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Chances are, unless you are a devoted follower of the New York underground performing arts scene, you will have never heard of Penny Arcade. Born to an Italian immigrant family in the south, raised in a working class neighborhood in Connecticut, Arcade (Susana Ventura) was sent to a Catholic all-girls reformatory school at the age of fourteen by a judge who charged her with “manifesting the danger of falling into the hands of vice” –she was a “bad girl” who hadn’t committed a crime, but was likely to in the future. After her two-year sentence, she ran away to New York City where, as she recalls, she was raised by gay men and drag queens.
There, in Greenwich Village and the Lower East Side during the 1960s, Penny Arcade became an active member of the burgeoning performing arts scene. She was a company member of John Vaccaro’s infamous Play-house of the Ridiculous, starred in Paul Morrissey’s 1972 film Women in Revolt, and befriended the legendary avant-garde theatre and film artist Jack Smith. By the mid-1980s, she began writing and starring in her own performance pieces at PS 122 and La Mama in front of packed houses, before beginning an international tour that took her from Edinburgh to Sydney.
Yet, you won’t find her reviewed in the New York Times. You’ll rarely see her in the pages of the Village Voice or Time Out. A search of academic journals over the past several decades will only find fleeting secondary references to Arcade’s work.
Indeed, if you haven’t heard of Penny Arcade, you wouldn’t be the only one. For years, as a scholar of the queer New York theatre, I have often wondered why more hadn’t been written about her. The answer can be found in the recently published anthology of Arcade’s performances, essays and interviews.
In short, she has a bad reputation — a reputation that keeps her off many people’s radar.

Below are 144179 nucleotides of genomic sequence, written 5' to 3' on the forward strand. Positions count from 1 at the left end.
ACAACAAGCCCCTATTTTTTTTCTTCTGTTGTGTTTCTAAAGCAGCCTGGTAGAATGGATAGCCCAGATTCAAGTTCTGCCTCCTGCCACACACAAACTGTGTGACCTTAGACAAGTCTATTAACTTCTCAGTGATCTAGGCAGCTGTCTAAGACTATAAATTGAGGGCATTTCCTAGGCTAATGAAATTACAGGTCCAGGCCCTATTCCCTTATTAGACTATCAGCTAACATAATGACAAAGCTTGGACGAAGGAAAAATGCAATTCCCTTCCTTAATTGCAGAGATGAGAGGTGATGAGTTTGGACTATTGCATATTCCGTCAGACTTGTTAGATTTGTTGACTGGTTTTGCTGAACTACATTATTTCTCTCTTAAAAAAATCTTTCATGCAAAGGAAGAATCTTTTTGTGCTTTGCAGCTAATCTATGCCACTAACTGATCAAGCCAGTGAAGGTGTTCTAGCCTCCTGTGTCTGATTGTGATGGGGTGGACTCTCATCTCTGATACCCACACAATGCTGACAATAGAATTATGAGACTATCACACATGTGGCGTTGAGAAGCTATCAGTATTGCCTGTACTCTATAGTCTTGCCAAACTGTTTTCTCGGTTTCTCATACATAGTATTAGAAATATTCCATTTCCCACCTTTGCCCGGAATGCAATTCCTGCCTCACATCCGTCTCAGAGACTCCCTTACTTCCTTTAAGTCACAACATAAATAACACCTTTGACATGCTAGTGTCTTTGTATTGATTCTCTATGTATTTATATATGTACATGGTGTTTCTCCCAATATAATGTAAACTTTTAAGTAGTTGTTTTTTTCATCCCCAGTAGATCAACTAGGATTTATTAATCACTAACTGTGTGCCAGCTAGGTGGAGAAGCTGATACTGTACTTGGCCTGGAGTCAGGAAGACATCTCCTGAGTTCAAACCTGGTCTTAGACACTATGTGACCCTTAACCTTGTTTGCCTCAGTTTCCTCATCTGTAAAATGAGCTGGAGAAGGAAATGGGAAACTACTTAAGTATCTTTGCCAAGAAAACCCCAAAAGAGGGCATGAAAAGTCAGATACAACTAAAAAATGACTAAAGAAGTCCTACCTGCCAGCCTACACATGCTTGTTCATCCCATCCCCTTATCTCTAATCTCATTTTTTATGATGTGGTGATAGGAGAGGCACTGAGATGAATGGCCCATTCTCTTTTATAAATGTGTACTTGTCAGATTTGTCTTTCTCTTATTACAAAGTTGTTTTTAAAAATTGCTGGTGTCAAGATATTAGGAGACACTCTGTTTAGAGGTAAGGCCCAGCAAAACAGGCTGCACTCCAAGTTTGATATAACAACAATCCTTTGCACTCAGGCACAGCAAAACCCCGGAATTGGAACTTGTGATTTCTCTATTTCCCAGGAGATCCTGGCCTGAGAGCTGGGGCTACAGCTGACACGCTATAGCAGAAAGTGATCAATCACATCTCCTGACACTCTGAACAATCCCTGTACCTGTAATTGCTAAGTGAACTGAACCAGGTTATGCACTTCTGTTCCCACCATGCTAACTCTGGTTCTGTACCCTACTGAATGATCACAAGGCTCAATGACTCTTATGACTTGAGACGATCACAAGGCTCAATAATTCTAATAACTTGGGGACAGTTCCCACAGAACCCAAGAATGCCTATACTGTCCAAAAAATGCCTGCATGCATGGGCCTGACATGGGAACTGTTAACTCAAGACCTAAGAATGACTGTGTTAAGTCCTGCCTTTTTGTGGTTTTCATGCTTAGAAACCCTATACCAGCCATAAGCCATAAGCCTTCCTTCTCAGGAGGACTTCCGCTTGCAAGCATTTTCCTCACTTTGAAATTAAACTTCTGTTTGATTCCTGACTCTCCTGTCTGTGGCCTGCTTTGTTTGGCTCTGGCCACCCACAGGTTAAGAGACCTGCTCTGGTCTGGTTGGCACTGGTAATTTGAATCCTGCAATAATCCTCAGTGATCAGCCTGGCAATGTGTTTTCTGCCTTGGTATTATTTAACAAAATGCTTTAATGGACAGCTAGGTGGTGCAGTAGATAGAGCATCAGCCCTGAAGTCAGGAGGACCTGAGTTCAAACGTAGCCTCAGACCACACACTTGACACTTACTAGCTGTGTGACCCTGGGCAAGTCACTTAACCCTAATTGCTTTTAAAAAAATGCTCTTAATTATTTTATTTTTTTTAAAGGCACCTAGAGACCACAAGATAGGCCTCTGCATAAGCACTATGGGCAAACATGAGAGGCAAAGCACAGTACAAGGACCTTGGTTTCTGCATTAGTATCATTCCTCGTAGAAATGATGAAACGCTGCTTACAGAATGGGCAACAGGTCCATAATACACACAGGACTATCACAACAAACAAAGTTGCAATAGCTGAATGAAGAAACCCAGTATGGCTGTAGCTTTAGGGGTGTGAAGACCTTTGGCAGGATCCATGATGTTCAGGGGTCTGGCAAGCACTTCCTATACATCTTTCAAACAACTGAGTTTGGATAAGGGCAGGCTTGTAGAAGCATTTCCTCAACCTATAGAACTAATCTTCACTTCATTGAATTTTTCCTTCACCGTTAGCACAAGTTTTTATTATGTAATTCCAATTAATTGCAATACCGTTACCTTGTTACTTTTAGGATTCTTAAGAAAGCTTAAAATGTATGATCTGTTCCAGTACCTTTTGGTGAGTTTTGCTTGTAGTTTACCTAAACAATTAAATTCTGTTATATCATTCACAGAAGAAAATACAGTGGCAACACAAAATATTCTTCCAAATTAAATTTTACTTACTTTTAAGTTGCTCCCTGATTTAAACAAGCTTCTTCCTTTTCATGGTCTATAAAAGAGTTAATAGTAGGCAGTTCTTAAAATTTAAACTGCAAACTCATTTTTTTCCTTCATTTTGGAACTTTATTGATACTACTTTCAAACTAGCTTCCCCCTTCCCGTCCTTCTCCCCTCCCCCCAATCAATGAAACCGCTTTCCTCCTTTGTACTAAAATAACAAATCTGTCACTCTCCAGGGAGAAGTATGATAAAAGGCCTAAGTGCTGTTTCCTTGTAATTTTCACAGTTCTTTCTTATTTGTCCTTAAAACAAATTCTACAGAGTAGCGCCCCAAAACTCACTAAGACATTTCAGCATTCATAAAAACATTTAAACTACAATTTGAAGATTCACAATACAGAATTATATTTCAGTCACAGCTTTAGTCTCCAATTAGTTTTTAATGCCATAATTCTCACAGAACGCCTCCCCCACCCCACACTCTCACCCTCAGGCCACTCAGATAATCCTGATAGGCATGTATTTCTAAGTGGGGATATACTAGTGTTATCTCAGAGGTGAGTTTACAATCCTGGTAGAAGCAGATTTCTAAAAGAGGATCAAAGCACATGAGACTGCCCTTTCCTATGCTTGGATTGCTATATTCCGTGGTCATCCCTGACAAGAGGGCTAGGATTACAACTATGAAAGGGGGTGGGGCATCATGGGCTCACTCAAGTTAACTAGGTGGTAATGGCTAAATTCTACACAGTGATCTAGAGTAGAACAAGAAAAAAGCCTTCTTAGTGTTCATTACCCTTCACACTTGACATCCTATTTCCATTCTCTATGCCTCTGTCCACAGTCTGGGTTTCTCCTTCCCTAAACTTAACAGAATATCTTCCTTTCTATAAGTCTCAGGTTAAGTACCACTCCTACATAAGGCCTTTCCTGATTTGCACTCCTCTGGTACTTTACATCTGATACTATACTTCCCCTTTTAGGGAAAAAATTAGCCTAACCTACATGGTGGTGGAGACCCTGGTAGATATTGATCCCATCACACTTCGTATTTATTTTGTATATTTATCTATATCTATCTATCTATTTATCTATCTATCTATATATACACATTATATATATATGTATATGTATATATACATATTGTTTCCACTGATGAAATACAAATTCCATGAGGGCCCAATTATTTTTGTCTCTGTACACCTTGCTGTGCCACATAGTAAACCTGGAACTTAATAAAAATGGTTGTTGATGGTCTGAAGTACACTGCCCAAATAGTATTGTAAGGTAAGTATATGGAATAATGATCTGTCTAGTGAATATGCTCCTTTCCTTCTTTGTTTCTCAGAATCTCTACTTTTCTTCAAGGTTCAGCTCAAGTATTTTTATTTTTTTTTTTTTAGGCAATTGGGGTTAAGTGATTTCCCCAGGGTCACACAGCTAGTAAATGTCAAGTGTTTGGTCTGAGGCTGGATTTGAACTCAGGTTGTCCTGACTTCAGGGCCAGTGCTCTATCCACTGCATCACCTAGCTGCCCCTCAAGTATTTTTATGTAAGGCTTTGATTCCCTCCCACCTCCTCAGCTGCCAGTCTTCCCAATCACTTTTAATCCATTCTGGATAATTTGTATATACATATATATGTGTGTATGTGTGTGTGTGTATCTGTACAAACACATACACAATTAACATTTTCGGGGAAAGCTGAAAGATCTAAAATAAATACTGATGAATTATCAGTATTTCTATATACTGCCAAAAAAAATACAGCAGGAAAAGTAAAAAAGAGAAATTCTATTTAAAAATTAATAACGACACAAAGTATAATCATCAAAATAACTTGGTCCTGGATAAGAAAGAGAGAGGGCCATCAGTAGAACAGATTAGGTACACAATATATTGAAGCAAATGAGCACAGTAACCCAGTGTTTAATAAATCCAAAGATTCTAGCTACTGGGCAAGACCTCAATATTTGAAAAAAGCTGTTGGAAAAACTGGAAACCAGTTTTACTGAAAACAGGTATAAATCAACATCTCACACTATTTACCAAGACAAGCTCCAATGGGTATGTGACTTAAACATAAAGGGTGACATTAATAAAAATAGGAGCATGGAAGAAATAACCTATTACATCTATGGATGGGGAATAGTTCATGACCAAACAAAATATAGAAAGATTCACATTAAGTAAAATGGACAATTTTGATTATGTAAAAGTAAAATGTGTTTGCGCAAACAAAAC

She’s a working-class artist, working in a genre geared toward middle-class audiences by middle-class artists.
She is an impassioned advocate of women’s rights at the same time that she has infuriated countless feminists for her frequent inclusion of erotic dancing in her performances.
She’s a self-proclaimed bisexual, often promoted in queer performing arts festivals to audiences of gays and lesbians who feel bisexuality shows a lack of commitment.
She speaks her mind without regard to others’ feelings or her own career. One instance is when she felt she was being intentionally overlooked by PS 122 director Mark Russell as a performer in the venue’s benefit performances that included over 60 artists. Arcade recounts that she called him on the phone and said, “Mark, you know, in case you think that I haven’t figured out that you don’t think that I fit into the Downtown art scene – I just want you to know that I hope you’re saying a novena to St. Jude that I’m never gonna be successful, because I’m gonna fuck with you.” For Arcade, it is more important to express her truth than to promote her career.
She’s highly critical of the academy who might write about her work. Yet scholars are put off by her frequent attacks on those performing arts schools churning out students incapable of thinking for themselves, or of queer theorists who live too much in the mind and not enough in their body.
Because of all of this, and likely more, Penny Arcade has become one of New York theatre’s most paradoxically venerated and ignored artists. For all of these reasons, we should be paying more attention to her.
Bad Reputation: Performances, Essays, Interviews (Semiotexte: 2009) is Arcade’s self-proclaimed invitation for more people to talk about her work – to recognize and deal with her presence in the face of intentional avoidance. The anthology includes transcripts of three never-before-published performances: La Miseria (1991), Bitch! Dyke! Faghag! Whore!: The Penny Arcade Sex and Censorship Show (1992), and Bad Reputation (1991-99). Arcade’s plays are deeply personal performances culled from her memories of a deeply complex past. Placed side-by-side in the anthology, this book reads in some ways like a dramatic memoir.